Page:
“reducing the extent to which it is possible for a business carried on by a regulated be used for a purpose connected with financial crime.”

Financial crime includes any offence involving money laundering, fraud or dishonesty or market abuse.

In practice, as the hon. Gentleman knows, the FSA has focused its financial crime work on three key areas: businesses’ systems and controls for addressing financial crime risk, businesses’ management and personnel and the effectiveness of enforcement and sanctions. It tackles financial crime such as market abuse and money laundering, works with others where appropriate on issues such as fraud and addresses threats posed by unregulated activities such as boiler rooms.

The Government recognise and value the FSA’s important achievements in shaping domestic efforts and contributing to international policy to address financial crime. At a global level, we place continued importance on intensifying efforts to strengthen work on financial crime, including action against money laundering and terrorist financing. Those efforts are seen as reinforcing wider initiatives focusing on prudential regulation and market stability. The April 2009 statement of G7 Finance Ministers and central bank governors stressed the importance of tackling financial crime.

The new clause would eliminate the overarching objective. However, the hon. Gentleman is right to say that that would not prevent the FSA from doing work on the issue. It would continue to exercise specific functions to tackle financial crime, such as supervising financial firms for compliance with money laundering regulations, by virtue of explicit powers in the regulations. Also, of course, it would still be charged with consumer protection and prudential regulation, which includes ensuring that firms protect themselves. Section 354 of FSMA would remain in force, requiring the FSA to co-operate with the police and other domestic and international agencies to tackle financial crime.

The issue, as the hon. Gentleman said, is whether removing the objective would serve any purpose. It is the Government’s view that abolishing that FSA responsibility would cause confusion and uncertainty, rather than otherwise as he implied. Presumably firms would still be expected to take the issues seriously and to take steps to protect themselves and their consumers against financial crime, even if the objective was removed. I do not think the hon. Gentleman would expect a different body to assume the functions of ensuring that authorised firms use their risk controls and other processes to protect themselves and their customers. There is no obvious replacement for the FSA in such respects. Someone will need to perform the role, and it would only lead to a duplication of costs on firms and consumers if another body had to have responsibility in that area.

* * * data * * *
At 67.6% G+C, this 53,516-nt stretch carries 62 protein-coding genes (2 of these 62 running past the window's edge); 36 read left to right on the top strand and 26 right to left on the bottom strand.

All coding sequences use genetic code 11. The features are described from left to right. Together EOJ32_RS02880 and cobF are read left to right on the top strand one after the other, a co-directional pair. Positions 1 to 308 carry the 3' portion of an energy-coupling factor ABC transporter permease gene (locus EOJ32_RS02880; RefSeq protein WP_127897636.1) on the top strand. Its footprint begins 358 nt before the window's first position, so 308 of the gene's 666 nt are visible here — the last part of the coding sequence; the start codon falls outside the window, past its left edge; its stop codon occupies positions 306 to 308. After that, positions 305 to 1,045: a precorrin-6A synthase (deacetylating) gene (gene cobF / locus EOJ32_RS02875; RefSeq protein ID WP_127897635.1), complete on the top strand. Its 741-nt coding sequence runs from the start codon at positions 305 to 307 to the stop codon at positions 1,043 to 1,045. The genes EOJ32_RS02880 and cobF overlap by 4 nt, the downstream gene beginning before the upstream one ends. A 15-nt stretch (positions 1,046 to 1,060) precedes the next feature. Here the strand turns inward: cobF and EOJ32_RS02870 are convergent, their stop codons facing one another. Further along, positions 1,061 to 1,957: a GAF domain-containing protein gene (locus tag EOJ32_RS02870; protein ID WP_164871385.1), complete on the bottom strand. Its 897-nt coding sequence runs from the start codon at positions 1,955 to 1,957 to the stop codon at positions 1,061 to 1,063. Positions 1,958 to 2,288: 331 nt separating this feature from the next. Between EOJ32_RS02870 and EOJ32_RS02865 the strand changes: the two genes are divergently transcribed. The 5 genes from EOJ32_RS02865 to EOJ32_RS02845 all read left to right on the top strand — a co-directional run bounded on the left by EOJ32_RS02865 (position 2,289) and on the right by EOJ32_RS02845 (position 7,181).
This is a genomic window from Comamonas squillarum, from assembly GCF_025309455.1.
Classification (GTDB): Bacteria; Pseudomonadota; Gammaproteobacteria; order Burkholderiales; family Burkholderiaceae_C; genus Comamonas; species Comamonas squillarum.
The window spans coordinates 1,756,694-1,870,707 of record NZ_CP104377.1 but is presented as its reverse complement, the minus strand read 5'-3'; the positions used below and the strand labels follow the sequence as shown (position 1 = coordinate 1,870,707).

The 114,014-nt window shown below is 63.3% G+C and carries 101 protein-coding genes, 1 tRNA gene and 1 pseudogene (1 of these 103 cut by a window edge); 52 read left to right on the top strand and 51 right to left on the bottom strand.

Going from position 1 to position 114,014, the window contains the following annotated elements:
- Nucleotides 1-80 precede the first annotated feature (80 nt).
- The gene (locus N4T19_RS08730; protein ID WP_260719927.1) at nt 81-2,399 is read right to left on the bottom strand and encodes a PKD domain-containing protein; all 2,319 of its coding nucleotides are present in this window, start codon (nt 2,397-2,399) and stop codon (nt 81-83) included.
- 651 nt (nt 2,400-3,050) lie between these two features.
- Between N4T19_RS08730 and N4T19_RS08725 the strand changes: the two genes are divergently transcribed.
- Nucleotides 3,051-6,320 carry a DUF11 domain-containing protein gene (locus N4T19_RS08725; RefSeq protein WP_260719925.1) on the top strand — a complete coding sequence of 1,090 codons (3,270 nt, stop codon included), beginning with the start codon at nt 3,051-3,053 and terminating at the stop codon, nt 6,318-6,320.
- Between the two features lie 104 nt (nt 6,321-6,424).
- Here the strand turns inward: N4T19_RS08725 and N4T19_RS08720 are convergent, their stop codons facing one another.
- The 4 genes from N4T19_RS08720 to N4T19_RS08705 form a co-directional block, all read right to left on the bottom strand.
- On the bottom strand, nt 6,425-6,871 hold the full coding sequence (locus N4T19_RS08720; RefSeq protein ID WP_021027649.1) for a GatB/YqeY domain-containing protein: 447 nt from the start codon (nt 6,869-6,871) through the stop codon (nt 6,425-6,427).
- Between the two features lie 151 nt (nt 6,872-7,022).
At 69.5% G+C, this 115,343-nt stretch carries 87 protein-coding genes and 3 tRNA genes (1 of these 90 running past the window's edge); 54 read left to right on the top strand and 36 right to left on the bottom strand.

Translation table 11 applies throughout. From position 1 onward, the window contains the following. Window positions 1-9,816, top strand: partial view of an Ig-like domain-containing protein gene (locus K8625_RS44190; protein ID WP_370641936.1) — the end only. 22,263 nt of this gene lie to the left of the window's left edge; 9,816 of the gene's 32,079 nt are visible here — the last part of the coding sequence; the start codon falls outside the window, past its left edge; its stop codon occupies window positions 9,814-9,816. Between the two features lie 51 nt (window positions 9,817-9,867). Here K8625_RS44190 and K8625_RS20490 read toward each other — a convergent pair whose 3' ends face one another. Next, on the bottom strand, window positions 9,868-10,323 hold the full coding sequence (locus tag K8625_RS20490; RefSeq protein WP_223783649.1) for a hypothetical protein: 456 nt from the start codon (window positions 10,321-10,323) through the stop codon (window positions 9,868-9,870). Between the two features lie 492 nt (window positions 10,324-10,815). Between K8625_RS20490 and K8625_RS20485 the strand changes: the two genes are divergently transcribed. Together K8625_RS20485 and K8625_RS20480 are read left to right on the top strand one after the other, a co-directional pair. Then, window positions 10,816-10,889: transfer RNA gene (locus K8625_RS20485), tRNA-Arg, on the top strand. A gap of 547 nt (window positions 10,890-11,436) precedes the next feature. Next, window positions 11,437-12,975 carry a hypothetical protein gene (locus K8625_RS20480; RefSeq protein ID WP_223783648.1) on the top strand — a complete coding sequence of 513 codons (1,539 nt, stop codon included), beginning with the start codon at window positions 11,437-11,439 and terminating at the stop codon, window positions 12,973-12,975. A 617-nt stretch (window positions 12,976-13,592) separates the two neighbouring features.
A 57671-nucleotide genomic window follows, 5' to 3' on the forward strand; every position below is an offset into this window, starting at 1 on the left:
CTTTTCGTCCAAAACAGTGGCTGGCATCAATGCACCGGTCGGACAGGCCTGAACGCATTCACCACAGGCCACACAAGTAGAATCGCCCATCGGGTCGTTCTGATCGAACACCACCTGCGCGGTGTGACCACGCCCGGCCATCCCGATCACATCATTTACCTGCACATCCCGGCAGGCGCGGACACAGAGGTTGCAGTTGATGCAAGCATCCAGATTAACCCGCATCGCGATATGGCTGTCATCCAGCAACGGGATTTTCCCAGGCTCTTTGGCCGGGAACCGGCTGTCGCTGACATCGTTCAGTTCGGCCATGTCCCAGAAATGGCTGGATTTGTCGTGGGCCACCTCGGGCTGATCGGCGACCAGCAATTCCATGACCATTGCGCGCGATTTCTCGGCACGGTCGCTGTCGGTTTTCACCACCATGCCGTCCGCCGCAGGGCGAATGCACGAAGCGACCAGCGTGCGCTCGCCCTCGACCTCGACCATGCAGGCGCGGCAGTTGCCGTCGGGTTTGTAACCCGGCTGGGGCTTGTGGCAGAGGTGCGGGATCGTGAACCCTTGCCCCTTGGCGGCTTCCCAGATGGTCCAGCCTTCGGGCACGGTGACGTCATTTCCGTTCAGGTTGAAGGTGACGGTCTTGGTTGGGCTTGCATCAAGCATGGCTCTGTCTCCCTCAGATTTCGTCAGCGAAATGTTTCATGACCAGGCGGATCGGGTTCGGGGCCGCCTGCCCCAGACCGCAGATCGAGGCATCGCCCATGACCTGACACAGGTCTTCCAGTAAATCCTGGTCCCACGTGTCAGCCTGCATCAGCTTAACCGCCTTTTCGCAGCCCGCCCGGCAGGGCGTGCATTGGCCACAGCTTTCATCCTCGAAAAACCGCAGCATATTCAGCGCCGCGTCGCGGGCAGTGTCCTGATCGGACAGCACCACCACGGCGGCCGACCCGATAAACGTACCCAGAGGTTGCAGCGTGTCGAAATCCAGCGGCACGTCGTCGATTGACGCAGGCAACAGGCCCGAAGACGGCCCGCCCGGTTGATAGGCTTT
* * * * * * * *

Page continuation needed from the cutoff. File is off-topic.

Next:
I would also be concerned if we were to take the objective away from the FSA, in case that implied a downgrading in the importance of financial crime, which would detract from and undermine our wider efforts to bolster risk management practices and overall market  integrity in general. Therefore, I do not think the new clause is a good idea. I am happy to put on record some of the details of how the FSA has focused its work, but its statutory responsibility is there for a purpose, which is an important one, and I think it should remain.

Photo of Mark Hoban Mark Hoban Shadow Minister (Treasury)

I am sorry if I sounded too confident in my arguments earlier. I shall try to adopt a more probing tone of voice in future, if that helps. Although I may even have persuaded myself as I was talking—perhaps I should not have suggested the amendment was probing but have gone straight for the jugular.

During the course of a brief debate, it was clear to me, as in our other debates about the FSA’s objectives, that their presence or absence does not seem to do a great deal to change the fundamental focus of the FSA. There is always a rationale to be deployed for maintaining its work in a particular area even if the objective did not exist. We talked about that in the context of the duty to promote international co-operation earlier. The Minister said that the FSA works internationally to tackle financial crime, but when I tried to broaden the international co-operation objective, to include the FSA’s other objectives, the Minister said that that was not necessary. Sometimes the objectives are convenient in an Act, but their presence or absence does not necessarily vary what the FSA will do. Even without the objective, as the Minister said, the FSA would continue to work on money laundering, continue to look at systems and management and continue to enforce those rules. That casts light on just how important objectives are in determining regulators’ activity.

I have not persuaded myself that I should press the new clause to a vote—it is still probing. I beg to ask leave to withdraw the motion.

Clause, by leave, withdrawn.